What is the difference? To put it very bluntly, she actually got to die, and we didn’t.
Debbie Reynolds seemingly willed her own death Wednesday, telling her son before the stroke that claimed her life, “I miss her so much, I want to be with Carrie.” Todd Fisher tells us Debbie cracked early Wednesday morning from grief. She was at Todd’s home during the morning hours, talking about Carrie’s funeral, when she made the comment. Fifteen minutes later she had the stroke. Family sources tell us Debbie actually had several strokes this year and was in failing health, and they believe Carrie’s death was too much to bear. (TMZ 12/28/16 7:57 PM PST)
Apparently, these were Debbie Reynolds’ last words spoken. Her age and health allowed her broken heart to actually send her to be with her daughter.
After my daughter passed from this earth, I experienced the exact same desire. “…So kill me, God! Do it now, please!” is something I actually wrote in my journal.
Right now I am seeing many bereaved mothers writing things like, “Why did Debbie Reynolds get to die and I didn’t?”
Or “She is so lucky she doesn’t have to go through what the rest of us have to.”
Or, “I still want to die, and it has been over three years since I lost my daughter.”
Many Facebook groups for grieving parents are posting about how the world finally gets to see that having a broken heart from the death of a child is a real thing. And it is.
After we lost Becca, I began to study the physical changes deep grief causes in our bodies. I wrote about it in my book Come Grieve Through Our Eyes.
I did not know until a year and a half after Becca’s death that a person can literally have a broken heart. It affects the left ventricle, even changing the shape of the heart, as part of the heart temporarily enlarges and doesn’t pump well, while the rest of the heart functions normally or with even more forceful contractions. And as a note, based on the research I have done, it happens almost exclusively with women. It causes heart attack–like symptoms, and is called broken heart syndrome, stress-induced cardiomyopathy or takotsubo cardiomyopathy (based on its official discovery in Japan). Other names for it are transient apical ballooning syndrome, apical ballooning cardiomyopathy, and, Gebrochenes-Herz-Syndrome. With all of those names, how did I not know it existed?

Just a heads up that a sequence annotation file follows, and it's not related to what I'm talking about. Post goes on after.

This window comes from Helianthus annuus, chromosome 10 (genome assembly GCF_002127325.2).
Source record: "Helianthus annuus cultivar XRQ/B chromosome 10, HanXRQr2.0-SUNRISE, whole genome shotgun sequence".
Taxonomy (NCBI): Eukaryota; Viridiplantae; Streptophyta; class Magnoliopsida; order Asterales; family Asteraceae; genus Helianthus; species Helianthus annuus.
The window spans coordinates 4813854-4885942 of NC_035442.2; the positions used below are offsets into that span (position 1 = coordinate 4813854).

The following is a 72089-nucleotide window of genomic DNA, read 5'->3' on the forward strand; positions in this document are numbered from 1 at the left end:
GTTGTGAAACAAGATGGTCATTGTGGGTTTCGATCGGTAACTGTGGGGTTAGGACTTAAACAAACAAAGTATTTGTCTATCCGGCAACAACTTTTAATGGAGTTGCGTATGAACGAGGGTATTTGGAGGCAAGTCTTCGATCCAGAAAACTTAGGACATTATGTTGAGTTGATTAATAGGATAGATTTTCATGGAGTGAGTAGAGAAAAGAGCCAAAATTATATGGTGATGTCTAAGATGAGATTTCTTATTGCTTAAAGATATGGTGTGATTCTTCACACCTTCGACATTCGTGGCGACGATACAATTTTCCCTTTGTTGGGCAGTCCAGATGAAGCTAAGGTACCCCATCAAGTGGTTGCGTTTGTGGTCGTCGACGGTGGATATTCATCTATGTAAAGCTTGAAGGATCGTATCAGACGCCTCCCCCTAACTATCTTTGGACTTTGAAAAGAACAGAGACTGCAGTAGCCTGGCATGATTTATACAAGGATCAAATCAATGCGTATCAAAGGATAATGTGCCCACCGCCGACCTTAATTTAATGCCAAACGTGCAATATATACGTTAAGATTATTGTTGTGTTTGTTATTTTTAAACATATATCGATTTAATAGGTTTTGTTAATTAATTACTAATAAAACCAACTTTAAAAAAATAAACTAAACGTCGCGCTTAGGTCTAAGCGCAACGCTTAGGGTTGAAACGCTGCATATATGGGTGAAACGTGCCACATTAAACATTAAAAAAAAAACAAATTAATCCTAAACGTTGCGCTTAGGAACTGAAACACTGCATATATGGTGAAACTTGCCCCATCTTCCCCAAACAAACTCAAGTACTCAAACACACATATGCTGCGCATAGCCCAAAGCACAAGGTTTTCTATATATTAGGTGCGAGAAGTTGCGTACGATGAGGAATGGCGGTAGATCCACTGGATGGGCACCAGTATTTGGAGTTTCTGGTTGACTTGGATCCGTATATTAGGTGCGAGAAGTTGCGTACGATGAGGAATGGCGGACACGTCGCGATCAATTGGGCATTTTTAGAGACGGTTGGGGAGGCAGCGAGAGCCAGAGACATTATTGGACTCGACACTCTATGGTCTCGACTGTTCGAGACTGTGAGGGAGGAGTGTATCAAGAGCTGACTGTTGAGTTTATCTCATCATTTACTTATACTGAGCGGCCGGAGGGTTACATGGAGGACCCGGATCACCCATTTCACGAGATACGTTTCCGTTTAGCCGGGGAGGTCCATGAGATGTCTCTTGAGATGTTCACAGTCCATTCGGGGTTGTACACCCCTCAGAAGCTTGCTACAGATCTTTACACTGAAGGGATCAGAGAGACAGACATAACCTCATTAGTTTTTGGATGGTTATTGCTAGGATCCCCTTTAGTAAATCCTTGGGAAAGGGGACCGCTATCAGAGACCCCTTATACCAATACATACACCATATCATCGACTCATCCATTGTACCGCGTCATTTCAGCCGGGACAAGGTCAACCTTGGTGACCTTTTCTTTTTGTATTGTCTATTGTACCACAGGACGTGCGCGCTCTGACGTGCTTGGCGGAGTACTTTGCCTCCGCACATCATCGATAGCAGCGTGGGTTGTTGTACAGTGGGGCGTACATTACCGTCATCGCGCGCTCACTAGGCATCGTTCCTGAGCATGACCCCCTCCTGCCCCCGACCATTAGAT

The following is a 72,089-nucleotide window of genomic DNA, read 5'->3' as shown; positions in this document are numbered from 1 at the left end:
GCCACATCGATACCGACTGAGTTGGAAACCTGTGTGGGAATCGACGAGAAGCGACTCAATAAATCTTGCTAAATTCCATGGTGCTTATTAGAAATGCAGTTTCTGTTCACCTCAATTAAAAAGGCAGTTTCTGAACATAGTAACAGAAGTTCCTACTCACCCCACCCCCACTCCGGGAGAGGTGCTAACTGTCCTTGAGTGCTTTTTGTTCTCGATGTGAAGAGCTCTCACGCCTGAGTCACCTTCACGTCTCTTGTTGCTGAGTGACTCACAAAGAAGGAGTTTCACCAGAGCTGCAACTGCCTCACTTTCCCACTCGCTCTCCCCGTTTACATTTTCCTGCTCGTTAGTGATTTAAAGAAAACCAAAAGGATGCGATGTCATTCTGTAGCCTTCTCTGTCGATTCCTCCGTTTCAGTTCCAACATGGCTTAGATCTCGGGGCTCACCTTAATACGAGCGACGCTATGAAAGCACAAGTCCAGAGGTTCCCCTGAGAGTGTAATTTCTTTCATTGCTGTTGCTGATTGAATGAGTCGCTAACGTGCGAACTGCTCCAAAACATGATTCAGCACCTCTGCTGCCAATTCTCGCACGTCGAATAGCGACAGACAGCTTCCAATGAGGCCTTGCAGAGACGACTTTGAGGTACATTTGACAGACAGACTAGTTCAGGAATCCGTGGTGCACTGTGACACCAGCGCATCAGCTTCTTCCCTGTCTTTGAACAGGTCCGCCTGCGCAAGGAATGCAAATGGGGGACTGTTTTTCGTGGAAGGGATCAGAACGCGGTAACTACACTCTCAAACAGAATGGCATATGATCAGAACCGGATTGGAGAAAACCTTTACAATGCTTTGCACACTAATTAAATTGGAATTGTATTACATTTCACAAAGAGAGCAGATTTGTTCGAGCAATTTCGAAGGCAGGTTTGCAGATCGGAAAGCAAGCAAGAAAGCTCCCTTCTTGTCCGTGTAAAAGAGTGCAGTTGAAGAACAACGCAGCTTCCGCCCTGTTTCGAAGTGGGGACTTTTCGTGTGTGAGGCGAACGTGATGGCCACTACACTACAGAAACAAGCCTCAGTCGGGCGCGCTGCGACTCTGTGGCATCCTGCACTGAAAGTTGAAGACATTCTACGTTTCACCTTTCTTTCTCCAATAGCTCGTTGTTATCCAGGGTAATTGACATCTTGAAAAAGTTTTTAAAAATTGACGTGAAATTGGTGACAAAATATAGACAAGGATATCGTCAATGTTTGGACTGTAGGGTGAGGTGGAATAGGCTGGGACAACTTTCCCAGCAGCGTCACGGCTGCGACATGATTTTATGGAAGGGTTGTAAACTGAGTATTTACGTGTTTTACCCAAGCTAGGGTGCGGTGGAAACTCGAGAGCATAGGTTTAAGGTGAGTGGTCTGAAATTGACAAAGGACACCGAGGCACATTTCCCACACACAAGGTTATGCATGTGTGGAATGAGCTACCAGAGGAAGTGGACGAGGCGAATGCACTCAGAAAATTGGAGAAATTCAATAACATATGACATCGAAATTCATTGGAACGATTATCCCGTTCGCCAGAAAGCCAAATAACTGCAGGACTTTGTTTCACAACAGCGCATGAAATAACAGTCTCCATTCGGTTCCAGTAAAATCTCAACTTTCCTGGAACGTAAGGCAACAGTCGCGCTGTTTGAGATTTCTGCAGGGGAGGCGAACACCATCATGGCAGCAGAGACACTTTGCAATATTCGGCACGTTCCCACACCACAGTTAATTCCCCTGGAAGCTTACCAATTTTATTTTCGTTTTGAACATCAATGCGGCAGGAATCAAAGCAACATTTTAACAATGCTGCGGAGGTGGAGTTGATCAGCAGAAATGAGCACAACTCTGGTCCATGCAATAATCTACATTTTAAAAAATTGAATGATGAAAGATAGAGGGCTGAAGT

The deep grief of the death of our child also compromises our immune system and causes our brains to “misfire”, bringing much confusion, disorientation and forgetfulness that is very scary at times. It can be so bad, that many of us think we have an early onset of Alzheimer’s disease. I still deal with these things five years later.